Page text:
1. The person handling it doesn’t get it, or your business: “Susie is twenty-five, and she’s on Facebook. She can do our social media.” Susie knows nothing about advertising, marketing, branding, public relations, writing or, worst of all, your business. Getting the “Social Media Queen” title might seem like a motivator, but initiative without training or direction usually has a sad ending. Just as you wouldn’t ask her to handle all your advertising, neither should she handle your social media.

2. The execution is scattershot: Let’s say you have a good plan, firm goals, expertise on staff, etc., but you are all over the map with timing, content and other factors. Just as with any advertising, consistency is crucial – your plan and its timing must be your rudder.

3. Your corporate branding is invisible: If you’ve been doing the yeoman’s work on your marketing and advertising, your branding makes you distinct from the competition. That work must be evident on your social media pages. Your brand and all it’s elements – look, “feel,” sound, etc. – must be unmistakable on your pages.

4. Facebook isn’t always the answer: There are countless social media sites and new ones pop up daily, including sites with a narrower topic, like fishing, gardening, cooking, cars and so on. Focusing on one really popular social media site isn’t bad, but it’s like wearing a tux without the bow tie or shiny shoes: You’re missing some big things. Look for avenues that speak directly to folks who want or need what you offer.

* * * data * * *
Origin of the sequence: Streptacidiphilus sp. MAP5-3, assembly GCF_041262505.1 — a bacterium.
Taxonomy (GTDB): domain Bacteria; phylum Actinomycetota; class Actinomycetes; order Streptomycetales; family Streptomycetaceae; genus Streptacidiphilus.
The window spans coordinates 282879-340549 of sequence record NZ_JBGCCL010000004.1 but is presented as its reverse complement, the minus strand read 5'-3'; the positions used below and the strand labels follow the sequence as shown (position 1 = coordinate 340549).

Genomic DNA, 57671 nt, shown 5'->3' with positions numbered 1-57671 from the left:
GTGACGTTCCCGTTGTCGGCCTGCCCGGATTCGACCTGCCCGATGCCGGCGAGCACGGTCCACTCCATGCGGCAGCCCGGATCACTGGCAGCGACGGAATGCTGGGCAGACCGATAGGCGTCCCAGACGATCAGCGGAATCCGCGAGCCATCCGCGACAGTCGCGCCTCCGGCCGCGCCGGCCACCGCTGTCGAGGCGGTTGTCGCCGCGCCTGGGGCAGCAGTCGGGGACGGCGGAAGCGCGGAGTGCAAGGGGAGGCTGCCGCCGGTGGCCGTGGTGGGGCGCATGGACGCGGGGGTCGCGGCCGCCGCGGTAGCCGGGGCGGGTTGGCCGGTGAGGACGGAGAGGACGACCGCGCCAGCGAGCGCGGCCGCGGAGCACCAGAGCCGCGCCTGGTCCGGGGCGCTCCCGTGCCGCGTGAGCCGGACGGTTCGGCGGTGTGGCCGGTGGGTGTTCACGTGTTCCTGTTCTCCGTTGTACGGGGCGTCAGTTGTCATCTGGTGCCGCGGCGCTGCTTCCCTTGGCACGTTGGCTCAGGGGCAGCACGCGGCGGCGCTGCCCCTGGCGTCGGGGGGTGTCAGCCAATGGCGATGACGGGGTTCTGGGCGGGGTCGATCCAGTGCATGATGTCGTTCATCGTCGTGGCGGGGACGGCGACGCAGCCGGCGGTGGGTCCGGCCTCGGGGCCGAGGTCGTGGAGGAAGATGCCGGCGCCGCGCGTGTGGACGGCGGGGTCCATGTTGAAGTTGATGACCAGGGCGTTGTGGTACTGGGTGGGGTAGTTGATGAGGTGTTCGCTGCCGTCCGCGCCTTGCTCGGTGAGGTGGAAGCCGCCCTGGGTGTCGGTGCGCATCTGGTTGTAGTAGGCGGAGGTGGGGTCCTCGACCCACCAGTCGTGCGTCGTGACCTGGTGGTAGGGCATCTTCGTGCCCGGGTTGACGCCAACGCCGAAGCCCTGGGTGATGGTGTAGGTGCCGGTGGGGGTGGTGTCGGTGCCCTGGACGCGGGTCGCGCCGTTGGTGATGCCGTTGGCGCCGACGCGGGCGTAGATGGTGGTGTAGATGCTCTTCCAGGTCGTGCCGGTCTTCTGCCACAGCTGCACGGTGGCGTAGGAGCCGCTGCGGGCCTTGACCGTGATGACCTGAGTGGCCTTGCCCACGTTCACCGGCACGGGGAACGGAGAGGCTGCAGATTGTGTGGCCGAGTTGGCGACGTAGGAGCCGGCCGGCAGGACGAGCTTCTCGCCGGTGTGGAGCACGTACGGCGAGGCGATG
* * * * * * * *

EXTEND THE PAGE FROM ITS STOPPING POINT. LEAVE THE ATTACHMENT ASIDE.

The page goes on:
5. You “hear” followers, but don’t respond: It’s called “engagement,” meaning you interact with people on social media. People get happy when you speak positively to them in front of a crowd. Other folks on the page think, “Wow, I wish that was me,” and know you care about page visitors, which is more powerful than you can imagine. Engage frequent visitors and speak broadly to patterns of sentiment you see on the page such as, “We wish you would make (X) again,” or, “That tasted awful,” or, “We really liked when you … .” It’s like talking to customers on your floor or on the phone – you are personally engaging them.

6. You say negative things: Don’t speak ill of competitors. People want to hear good things, so tell them of the good things you see. There are billions of topics that help and inform people, so stick with them.

7. You stray into unrelated or controversial subjects: Talking about issues that arouse emotions (politics, religion, etc.) and have nothing to do with your business hurt you. While you might build loyalty with customers on one point, you can lose them on another; if you lose someone, they’ll never know if there’s anything else they’d agree with. If you must talk about those things, do it on a personal page, not your business page.

Like anything else in marketing, advertising and public relations, there is much more when you scratch the surface. I’m here, ready to help you go deep with this and see a great return on your effort. Drop me a line and let’s get started.

What kind of social networker are you?